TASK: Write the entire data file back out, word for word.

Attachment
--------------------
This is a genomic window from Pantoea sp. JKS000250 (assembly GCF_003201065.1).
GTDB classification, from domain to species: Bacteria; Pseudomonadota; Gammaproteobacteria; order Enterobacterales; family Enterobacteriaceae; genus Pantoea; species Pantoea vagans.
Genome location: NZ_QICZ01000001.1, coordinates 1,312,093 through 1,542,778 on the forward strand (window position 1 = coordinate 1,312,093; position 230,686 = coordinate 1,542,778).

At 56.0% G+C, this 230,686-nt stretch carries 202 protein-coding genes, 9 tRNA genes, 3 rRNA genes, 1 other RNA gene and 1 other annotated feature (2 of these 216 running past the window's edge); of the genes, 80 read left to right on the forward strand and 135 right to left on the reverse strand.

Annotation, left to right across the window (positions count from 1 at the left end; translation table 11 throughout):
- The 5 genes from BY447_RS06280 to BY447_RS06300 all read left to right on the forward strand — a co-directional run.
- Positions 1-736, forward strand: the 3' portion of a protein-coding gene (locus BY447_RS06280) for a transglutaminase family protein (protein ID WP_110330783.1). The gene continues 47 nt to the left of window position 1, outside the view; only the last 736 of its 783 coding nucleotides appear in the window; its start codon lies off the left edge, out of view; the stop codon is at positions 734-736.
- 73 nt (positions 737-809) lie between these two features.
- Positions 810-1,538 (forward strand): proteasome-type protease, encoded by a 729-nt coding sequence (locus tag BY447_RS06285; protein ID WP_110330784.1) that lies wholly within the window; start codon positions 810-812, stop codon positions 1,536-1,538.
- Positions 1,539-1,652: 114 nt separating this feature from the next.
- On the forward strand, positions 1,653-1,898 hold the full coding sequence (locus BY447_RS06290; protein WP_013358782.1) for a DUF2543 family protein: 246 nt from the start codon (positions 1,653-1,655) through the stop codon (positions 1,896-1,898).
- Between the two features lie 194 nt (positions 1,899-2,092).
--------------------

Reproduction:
This is a genomic window from Pantoea sp. JKS000250 (assembly GCF_003201065.1).
GTDB classification, from domain to species: Bacteria; Pseudomonadota; Gammaproteobacteria; order Enterobacterales; family Enterobacteriaceae; genus Pantoea; species Pantoea vagans.
Genome location: NZ_QICZ01000001.1, coordinates 1,312,093 through 1,542,778 on the forward strand (window position 1 = coordinate 1,312,093; position 230,686 = coordinate 1,542,778).

At 56.0% G+C, this 230,686-nt stretch carries 202 protein-coding genes, 9 tRNA genes, 3 rRNA genes, 1 other RNA gene and 1 other annotated feature (2 of these 216 running past the window's edge); of the genes, 80 read left to right on the forward strand and 135 right to left on the reverse strand.

Annotation, left to right across the window (positions count from 1 at the left end; translation table 11 throughout):
- The 5 genes from BY447_RS06280 to BY447_RS06300 all read left to right on the forward strand — a co-directional run.
- Positions 1-736, forward strand: the 3' portion of a protein-coding gene (locus BY447_RS06280) for a transglutaminase family protein (protein ID WP_110330783.1). The gene continues 47 nt to the left of window position 1, outside the view; only the last 736 of its 783 coding nucleotides appear in the window; its start codon lies off the left edge, out of view; the stop codon is at positions 734-736.
- 73 nt (positions 737-809) lie between these two features.
- Positions 810-1,538 (forward strand): proteasome-type protease, encoded by a 729-nt coding sequence (locus tag BY447_RS06285; protein ID WP_110330784.1) that lies wholly within the window; start codon positions 810-812, stop codon positions 1,536-1,538.
- Positions 1,539-1,652: 114 nt separating this feature from the next.
- On the forward strand, positions 1,653-1,898 hold the full coding sequence (locus BY447_RS06290; protein WP_013358782.1) for a DUF2543 family protein: 246 nt from the start codon (positions 1,653-1,655) through the stop codon (positions 1,896-1,898).
- Between the two features lie 194 nt (positions 1,899-2,092).